Those conservatives who remain convinced, as I do, that Islamist terror remains the greatest threat to the West cannot risk a perpetuation of the failed Manichean worldview of the past eight years, and cannot risk the possibility of McCain making rash decisions in the middle of a potentially catastrophic global conflict. If you are serious about the war on terror and believe it is a war we have to win, the only serious candidate is Barack Obama.

Why I'm an Optimist

Call me a naïf for trusting the man at his word but I'm tired of cynicism. Hope feels good.

Three Ashleys and the Transformation of a Nation

As if the comparison needs to be clearer, Sean Quinn from fivethirtyeight.com traces the story of three Ashleys from three Presidential campaigns. There is Ashley Faulkner who said of Bush in 2004, "He's the most powerful man in the world, and all he wants to do is make sure I'm safe, that I'm OK." Then there is Ashley Todd, the source of the B-carving Obama supporter hoax. Finally, there is Ashley Baia whom Obama talked about in his More Perfect Union speech on race in early 2008. Quoting directly from the speech, via the 538 post (I encourage you to read it in its entirety):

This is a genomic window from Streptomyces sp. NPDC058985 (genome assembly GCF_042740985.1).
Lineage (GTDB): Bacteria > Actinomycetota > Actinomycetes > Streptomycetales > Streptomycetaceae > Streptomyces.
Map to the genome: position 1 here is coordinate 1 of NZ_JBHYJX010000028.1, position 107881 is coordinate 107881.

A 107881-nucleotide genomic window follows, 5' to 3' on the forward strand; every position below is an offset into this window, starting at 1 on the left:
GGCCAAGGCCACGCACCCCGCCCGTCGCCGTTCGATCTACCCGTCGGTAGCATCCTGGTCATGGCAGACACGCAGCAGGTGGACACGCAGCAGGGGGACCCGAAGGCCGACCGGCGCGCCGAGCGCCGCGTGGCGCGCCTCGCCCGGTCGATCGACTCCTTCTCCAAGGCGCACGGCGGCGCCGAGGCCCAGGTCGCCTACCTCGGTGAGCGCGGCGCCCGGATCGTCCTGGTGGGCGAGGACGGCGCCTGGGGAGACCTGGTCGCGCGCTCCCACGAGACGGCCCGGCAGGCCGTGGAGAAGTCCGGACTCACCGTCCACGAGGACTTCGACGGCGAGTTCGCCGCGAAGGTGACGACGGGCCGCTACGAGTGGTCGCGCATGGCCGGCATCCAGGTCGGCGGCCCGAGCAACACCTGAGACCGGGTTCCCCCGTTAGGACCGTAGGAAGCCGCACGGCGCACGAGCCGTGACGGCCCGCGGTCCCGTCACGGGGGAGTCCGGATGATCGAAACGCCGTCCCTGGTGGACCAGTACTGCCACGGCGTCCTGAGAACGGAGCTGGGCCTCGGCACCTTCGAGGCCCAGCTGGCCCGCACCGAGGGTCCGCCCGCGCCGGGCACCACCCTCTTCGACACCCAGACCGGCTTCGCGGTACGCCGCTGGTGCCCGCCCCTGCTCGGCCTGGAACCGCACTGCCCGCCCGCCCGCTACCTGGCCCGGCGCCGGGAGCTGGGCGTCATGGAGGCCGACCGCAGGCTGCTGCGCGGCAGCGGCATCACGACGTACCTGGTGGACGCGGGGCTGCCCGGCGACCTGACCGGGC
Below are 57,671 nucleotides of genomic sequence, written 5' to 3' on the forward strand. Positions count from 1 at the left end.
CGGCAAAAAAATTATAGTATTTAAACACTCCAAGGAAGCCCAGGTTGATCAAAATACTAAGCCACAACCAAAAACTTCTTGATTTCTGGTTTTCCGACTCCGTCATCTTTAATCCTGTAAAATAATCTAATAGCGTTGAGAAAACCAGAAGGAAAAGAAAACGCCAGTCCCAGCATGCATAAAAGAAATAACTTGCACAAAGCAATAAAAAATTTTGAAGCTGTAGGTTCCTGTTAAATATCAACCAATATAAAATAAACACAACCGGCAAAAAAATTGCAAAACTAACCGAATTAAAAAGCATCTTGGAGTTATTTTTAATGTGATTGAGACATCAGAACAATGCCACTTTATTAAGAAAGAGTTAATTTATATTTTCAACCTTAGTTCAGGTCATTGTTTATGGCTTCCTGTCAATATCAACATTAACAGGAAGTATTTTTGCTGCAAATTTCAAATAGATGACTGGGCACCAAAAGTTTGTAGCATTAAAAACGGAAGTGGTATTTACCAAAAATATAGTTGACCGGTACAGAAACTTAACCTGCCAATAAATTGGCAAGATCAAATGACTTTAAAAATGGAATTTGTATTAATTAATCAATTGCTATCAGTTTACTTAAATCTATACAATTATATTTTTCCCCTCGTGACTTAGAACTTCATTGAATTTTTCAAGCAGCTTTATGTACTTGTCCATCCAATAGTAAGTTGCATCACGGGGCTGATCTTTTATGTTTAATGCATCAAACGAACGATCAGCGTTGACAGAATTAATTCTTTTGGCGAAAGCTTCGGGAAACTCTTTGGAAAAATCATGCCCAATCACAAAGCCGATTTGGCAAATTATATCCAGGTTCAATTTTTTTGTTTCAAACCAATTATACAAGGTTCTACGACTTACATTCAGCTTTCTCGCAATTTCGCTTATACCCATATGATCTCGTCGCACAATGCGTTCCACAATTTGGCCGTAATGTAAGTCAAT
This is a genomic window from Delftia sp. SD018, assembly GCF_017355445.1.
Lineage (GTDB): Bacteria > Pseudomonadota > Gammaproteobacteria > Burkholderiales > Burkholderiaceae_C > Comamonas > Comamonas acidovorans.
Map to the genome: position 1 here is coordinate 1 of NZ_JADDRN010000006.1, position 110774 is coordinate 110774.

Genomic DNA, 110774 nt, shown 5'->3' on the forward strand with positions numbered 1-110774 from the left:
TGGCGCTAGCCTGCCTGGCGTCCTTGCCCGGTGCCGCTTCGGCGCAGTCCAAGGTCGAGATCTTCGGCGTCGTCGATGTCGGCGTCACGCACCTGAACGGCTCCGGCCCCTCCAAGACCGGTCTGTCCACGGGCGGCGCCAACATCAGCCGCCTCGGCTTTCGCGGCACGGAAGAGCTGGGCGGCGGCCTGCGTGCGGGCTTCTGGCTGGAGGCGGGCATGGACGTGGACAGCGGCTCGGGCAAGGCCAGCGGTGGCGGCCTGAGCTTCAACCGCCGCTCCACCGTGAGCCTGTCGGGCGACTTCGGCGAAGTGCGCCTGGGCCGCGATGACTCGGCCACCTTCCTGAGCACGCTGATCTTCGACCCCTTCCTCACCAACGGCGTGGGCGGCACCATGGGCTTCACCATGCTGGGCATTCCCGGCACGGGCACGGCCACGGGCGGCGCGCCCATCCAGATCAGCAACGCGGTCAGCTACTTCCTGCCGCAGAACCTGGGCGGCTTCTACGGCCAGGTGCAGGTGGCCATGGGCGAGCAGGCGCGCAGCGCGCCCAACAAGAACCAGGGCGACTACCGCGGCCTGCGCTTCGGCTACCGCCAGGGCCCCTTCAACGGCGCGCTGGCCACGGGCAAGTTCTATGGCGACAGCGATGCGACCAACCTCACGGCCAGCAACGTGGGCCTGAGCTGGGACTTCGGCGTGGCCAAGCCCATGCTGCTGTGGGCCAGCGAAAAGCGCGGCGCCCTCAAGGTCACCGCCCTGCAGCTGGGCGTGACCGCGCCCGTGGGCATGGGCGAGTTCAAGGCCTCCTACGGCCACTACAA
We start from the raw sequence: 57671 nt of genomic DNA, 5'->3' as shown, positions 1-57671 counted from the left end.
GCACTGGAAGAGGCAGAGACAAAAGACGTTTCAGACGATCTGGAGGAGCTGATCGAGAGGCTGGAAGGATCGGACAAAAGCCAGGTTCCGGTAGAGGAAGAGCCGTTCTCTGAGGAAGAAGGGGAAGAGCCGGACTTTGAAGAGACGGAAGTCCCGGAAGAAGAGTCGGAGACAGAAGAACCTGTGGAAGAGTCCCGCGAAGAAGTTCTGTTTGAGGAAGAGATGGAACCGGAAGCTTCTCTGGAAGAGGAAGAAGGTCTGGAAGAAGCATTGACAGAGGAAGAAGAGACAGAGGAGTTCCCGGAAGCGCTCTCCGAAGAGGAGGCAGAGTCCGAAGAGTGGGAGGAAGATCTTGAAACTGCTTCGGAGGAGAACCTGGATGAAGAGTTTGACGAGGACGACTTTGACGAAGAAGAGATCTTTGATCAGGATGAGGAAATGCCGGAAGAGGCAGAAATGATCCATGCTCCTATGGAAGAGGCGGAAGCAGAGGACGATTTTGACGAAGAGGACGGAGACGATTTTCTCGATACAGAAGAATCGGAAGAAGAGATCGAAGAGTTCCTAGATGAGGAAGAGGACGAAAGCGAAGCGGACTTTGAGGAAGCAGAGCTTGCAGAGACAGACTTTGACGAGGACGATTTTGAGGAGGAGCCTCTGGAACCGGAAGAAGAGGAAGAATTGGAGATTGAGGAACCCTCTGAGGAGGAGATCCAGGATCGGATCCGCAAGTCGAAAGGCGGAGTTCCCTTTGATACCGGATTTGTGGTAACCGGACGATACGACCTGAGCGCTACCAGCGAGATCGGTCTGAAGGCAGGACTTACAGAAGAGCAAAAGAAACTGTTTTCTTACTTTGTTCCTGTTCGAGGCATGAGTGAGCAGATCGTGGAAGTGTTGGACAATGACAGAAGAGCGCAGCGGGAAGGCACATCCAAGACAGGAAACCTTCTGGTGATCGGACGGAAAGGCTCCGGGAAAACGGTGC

There is a young, twenty-three year old white woman named Ashley Baia who organized for our campaign in Florence, South Carolina. She had been working to organize a mostly African-American community since the beginning of this campaign, and one day she was at a roundtable discussion where everyone went around telling their story and why they were there.

And Ashley said that when she was nine years old, her mother got cancer. And because she had to miss days of work, she was let go and lost her health care. They had to file for bankruptcy, and that's when Ashley decided that she had to do something to help her mom.